August 2012 This month’s newsletter is the first in a multi-part series on using the ANOVA method for an ANOVA Gage R&R study. This method simply uses analysis of variance to analyze the results of a gage R&R study instead of the classical average and range method. The two methods do not generate the same results, but they will (in most cases) be similar. This newsletter focuses on part of the ANOVA table and how it is developed for the Gage R &R study. In particular it focuses on the sum of squares and degrees of freedom. Many people do not understand how the calculations work and the information that is contained in the sum of squares and the degrees of freedom. In the next few issues, we will put together the rest of the ANOVA table and complete the Gage R&R calculations. In this issue: • Sources of Variation • Example Data • The ANOVA Table for Gage R&R • The ANOVA Results • Total Sum of Squares and Degrees of Freedom • Operator Sum of Squares and Degrees of Freedom • Parts Sum of Squares and Degrees of Freedom • Equipment (Within) Sum of Squares and Degrees of Freedom • Interaction Sum of Squares and Degrees of Freedom • Summary • Quick Links Any gage R&R study is a study of variation. This means you have to have variation in the results. On occasion, I get a phone call from a customer wondering why their Gage R&R study is not giving them any useful information. And, in looking at the results, I discover that each result is the same – for each part and for each operator. There is no variation. I am asked – Isn’t it good that there is no variation in the results? No, not in a gage R&R study. It means that the measurement process...

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Analysis And Design Of A Robot System

. . . . . . Robotics & Automation . Assignment : Analysis and design of a robot system . . . . . . . . . . Vazguene AKOPIAN 10006669 Module Number : CE00453-7 Contents Introduction……………………………………………………………………………………………………………….3 Section 1 1.1 Study of the Puma 560 robot kinematics…………………………………………………..3 1.2 Creation of a three link robot…………………………………………………………………..5 Section 2 2.1 The Task………………………………………………………………………………………………..9 2.2 The Workspace…………………………………………………………………………………….10 2.3 The Robot……………………………………………………………………………………………11 2.4 The Sensors………………………………………………………………………………………….12 2.5 The Gripper………………………………………………………………………………………….14 2.6 The Safety……………………………………………………………………………………………16 2.7 Approximate cost and payback………………………………………………………………17 Conclusion……………………………………………………………………………………………………………….17 . List of figures Figure 1 : Joint angles positions Figure 2 : Velocity of each joint Figure 3 : Robot specifications Figure 4 : DH Matrix Figure 5 : Three link created robot Figure 6 : Results of the forward kinematics on MATLAB Figure 7 : Rotation component into RPY Figure 8 : Schematic of the robot-cashier system Figure 9 : STÄUBLI TX60 Figure 10 : CamCube 3.0 by PMD Figure 11 : Torquemeter SCAIME DR1 Figure 12 : Gripper METAL WORKS Series P9-32 Figure 13 : Design of the pinch of the gripper Introduction . In this report we will treat some aspects of the manipulation and the creation of robots. The first section will explain the simulation of a robot with MATLAB and the robotic toolbox, the study of its kinematics and the design of a three link robot with DH matrices. In the second part we will see the design and requirements of a robot-cashier system. . . Section 1 . 1. 1 Study of the Puma 560 robot kinematics First of all is the creation of the point B which will be the final position of the robot. Its coordinates are x = 0.211, y = 0.851, z = 0.010. Now that we have this point we can use the ‘ikine’ function (inverse kinematics)...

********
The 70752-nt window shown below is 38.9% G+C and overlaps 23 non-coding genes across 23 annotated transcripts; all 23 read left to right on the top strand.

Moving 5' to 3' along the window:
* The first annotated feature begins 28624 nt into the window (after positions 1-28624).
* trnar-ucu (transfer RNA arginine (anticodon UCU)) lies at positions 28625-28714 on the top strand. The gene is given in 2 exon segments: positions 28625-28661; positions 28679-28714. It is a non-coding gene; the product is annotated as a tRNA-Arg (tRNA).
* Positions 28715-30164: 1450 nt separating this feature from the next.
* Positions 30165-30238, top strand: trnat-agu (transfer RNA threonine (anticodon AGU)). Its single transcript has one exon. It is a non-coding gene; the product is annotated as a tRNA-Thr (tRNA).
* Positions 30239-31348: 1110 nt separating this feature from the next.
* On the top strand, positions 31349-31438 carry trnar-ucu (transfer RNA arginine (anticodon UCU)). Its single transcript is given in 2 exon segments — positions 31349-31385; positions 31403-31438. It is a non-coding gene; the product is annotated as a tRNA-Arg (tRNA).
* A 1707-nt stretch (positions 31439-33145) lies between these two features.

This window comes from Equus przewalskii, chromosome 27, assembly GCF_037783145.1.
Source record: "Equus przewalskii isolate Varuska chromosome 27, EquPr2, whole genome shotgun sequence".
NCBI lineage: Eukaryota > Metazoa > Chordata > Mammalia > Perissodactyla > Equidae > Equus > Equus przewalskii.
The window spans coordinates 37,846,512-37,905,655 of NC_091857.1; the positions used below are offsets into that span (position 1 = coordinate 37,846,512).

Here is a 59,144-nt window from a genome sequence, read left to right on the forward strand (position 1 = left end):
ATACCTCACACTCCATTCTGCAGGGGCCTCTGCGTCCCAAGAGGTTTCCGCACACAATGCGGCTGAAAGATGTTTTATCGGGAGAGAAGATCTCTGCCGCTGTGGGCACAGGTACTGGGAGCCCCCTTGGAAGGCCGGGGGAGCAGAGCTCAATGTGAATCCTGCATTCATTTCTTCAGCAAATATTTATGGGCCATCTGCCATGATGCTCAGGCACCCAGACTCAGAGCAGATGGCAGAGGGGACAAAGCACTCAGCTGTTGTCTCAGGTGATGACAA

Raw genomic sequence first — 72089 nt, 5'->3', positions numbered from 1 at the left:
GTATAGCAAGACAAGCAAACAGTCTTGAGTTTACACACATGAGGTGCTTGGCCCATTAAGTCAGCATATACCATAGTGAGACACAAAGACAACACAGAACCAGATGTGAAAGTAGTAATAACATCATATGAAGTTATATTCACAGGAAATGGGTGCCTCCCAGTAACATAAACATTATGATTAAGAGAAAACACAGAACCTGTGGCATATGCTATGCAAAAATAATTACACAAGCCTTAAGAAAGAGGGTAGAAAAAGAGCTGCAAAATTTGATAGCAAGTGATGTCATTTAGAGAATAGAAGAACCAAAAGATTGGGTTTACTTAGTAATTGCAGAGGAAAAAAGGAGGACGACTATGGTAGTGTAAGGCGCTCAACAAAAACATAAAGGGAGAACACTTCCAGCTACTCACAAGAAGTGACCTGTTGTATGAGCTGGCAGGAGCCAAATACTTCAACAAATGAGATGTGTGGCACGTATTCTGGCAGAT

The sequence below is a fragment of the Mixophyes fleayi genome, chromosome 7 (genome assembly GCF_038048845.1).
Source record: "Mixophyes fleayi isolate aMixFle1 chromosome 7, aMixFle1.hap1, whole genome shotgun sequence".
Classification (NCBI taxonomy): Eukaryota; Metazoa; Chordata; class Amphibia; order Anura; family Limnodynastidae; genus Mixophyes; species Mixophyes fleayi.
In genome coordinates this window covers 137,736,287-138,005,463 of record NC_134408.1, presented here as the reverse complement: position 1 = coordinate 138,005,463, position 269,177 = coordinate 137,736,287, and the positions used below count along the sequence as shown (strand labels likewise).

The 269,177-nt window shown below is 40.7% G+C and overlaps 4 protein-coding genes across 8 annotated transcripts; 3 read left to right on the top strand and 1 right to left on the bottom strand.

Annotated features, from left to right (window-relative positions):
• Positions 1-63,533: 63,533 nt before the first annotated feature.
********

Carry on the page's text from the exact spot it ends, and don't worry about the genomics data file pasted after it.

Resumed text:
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An Introduction To Hyperbolic Geometry

. . . . An Introduction to Hyperbolic Geometry . . . . Contents . 1 Brief History of Hyperbolic Geometry                                       3 2 Models of Hyperbolic Geometry                                                4 2.1   Beltrami-Klein Model . . . . . . . . . . . . . . . . . . . 4 2.2   Poincaré Disk Model . . . . . . . . . . . . . . . . . . . .  4       2.3 Poincaré Half-Plane Model    . . . . . . . . . . . . . . . . 5 2.4 Lorentz Model . . . . . . . . . . . . . . . . . . . . . . . 5 3 Introducing the Poincaré Half-Plane Model                            5      3.1 Basics of the Half-Plane Model . . . .   . . . . . . . . . . 5 3.2 Geodesics . . . . . . . . . . . . . . . . . . . . . . . . . 6         3.3 Rigid Motions . . .  . . . . . . . . . . . . . . . . . . . . 7       3.4 Möbius Transformations   . . . . . . . . . . . . . . . . 10 4 Closing Remarks                                                                           11 . . . . . . . . . . . . . . Introduction . We can describe hyperbolic geometry by taking the familiar first four postulates of Euclidean geometry and negating the fifth postulate[4 p359]. To understand what this means, we must first see what the fifth axiom is. . Euclid’s Fifth Postulate [1 p8] That, if a straight line falling on two straight lines make the interior angles on the...